Spring Insects – Lace Bugs

Lace Bugs!  Those speckled leaves on your rhodies and azaleas are usually a sure sign of lace bugs. Lace bug damage is first noticed as yellow spots on the upper leaf surfaces of affected plants. That’ because lace bugs damage plants by inserting their piercing-sucking mouthparts into the underside of leaves and sucking plant fluids. They kill surrounding cells as they feed causing the yellow spots to appear on the upper sides of the leaves. Heavy infestations cause leaves to brown and drop prematurely, which reduces growth or kills the plant.

Look at the undersides of leaves to detect active adults during the summer months. Turn a few leaves over and look for lace bugs with a 10 to 15 power hand lens or shake an infested branch over a white sheet of paper. The insects will fall off and may be more easily seen than on the foliage. The adults are 1/8-inch long with clear, lace-patterned wings. The transparent wings are held flat on the back. Their wings are lacy with two grayish-brown cross-bands connected in the middle. The adults have highly ornamented wings and a hood-like structure covering the head. The entire surface of the insect is covered with veins that look like lace.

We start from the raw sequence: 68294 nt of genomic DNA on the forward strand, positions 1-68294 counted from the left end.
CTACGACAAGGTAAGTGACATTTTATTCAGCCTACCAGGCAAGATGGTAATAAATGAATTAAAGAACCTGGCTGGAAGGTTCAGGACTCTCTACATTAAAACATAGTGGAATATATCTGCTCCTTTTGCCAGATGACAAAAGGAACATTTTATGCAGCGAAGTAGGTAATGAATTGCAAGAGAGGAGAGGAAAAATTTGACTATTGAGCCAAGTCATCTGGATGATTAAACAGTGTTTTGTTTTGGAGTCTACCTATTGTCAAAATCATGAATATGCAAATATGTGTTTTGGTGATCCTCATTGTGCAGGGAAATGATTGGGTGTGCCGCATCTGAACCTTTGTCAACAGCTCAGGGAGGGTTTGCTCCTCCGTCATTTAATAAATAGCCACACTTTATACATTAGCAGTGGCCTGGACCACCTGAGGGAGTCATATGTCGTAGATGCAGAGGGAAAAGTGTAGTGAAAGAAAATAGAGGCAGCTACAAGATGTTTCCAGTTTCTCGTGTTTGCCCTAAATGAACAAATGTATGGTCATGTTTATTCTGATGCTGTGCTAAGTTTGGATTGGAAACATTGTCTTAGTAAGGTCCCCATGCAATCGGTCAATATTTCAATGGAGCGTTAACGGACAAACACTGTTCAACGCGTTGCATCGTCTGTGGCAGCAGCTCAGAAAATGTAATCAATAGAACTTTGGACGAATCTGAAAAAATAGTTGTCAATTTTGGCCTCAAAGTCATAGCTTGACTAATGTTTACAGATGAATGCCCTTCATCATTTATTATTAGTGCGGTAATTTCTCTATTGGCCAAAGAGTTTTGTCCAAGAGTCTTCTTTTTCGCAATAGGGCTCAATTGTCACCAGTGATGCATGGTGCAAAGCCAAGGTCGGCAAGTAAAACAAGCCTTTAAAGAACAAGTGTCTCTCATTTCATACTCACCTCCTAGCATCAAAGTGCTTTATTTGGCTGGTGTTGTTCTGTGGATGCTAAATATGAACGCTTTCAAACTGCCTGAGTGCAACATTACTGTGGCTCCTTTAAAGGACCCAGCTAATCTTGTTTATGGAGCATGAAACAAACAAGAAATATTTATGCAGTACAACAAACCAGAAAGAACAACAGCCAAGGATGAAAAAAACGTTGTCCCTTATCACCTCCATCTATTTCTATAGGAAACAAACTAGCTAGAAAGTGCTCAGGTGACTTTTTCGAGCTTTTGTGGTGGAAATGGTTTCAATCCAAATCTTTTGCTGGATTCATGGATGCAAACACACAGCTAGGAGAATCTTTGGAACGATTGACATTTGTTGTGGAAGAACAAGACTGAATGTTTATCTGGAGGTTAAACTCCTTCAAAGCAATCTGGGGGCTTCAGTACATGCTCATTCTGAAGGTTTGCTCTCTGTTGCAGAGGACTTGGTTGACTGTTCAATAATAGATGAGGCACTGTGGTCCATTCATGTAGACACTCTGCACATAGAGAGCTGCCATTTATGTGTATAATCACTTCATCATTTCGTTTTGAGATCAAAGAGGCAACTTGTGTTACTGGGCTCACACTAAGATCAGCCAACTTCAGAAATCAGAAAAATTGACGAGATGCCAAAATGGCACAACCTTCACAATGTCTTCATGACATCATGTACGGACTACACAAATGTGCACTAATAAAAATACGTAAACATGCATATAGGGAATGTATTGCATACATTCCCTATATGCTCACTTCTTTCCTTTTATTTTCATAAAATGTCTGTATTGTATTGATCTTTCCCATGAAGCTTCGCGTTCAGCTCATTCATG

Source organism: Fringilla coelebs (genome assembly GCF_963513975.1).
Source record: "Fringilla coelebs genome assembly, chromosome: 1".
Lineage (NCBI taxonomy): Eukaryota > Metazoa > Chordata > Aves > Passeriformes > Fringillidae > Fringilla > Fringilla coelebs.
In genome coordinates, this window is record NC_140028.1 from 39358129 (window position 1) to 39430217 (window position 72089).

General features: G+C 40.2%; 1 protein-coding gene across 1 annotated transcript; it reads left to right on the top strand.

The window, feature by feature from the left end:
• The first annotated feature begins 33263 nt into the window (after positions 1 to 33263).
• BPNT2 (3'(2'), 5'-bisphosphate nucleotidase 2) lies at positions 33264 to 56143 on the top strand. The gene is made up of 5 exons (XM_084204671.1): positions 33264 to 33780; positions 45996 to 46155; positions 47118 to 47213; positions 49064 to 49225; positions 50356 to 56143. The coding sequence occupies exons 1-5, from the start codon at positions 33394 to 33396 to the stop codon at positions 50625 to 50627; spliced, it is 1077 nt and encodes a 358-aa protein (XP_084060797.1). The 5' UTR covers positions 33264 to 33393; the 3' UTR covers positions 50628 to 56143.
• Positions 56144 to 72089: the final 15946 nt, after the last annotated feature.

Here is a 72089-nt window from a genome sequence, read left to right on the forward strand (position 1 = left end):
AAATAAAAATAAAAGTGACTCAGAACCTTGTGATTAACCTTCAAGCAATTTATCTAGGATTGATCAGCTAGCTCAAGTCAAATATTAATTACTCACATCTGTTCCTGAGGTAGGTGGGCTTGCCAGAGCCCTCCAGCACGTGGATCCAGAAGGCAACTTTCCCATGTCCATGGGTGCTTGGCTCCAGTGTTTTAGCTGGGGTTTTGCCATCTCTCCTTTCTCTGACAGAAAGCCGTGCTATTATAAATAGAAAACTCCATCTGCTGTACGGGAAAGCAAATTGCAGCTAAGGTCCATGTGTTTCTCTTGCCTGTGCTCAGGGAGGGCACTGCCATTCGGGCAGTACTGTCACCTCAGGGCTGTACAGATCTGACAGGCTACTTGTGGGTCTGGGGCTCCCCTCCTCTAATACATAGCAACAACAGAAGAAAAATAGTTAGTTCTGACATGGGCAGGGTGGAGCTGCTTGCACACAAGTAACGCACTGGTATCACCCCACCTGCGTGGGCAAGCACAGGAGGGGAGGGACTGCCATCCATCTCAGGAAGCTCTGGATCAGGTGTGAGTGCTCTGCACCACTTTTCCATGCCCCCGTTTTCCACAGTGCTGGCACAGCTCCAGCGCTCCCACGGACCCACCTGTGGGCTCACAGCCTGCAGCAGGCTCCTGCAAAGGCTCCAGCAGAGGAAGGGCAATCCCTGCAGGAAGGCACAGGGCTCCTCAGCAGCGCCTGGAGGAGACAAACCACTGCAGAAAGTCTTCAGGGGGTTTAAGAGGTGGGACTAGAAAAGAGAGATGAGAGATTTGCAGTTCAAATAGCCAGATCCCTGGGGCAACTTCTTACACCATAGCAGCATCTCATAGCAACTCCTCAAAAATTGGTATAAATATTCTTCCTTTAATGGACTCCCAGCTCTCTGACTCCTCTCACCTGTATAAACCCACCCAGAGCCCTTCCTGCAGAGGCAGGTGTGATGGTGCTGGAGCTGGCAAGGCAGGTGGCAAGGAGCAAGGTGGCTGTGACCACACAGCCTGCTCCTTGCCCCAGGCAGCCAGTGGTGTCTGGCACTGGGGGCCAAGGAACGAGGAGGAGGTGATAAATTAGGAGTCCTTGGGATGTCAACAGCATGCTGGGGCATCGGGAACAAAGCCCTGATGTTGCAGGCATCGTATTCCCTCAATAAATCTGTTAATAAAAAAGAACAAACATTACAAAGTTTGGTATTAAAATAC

Lace bugs are common pests of azalea, rhododendron, sycamore, broad-leaved evergreens and many deciduous trees and shrubs. Plants that attract lace bugs should be monitored early in order to determine if an infestation is building.

Elimination of the first generation of lace bugs is necessary if visual damage is to be avoided. Existing spotting and yellowing of leaves will not disappear once the lace bugs have been controlled. The undersides of leaves will also have brown splotches.  Most lace bug infestations occur in bright, sunny areas. If you plant lace bug-susceptible plants such as azalea and rhododendron in shady areas of the landscape, lace bugs are rarely a problem. One effective control method is simply spraying down infected plants with a hard jet of water from a hose in the spring. This will dislodge the young nymphs as they hatch in the spring. The tiny nymphs often die before they can find their way back to suitable leaves.

Insecticidal soaps and oils are usually adequate if they contact the nymphs directly. Additional applications may be needed to control nymphs hatching out of late-laid eggs or if re-infestations occur from surrounding landscapes. Make applications as soon as the eggs hatch in the spring, usually mid to late-May. Monitor the plants and repeat applications if re-infestations occur. If plants are repeatedly attacked, consider moving them into the shade.

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